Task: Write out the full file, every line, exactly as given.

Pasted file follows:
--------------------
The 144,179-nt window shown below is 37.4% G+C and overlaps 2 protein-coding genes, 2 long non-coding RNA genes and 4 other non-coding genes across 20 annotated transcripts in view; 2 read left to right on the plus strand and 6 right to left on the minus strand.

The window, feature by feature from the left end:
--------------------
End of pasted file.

The 144,179-nt window shown below is 37.4% G+C and overlaps 2 protein-coding genes, 2 long non-coding RNA genes and 4 other non-coding genes across 20 annotated transcripts in view; 2 read left to right on the plus strand and 6 right to left on the minus strand.

The window, feature by feature from the left end: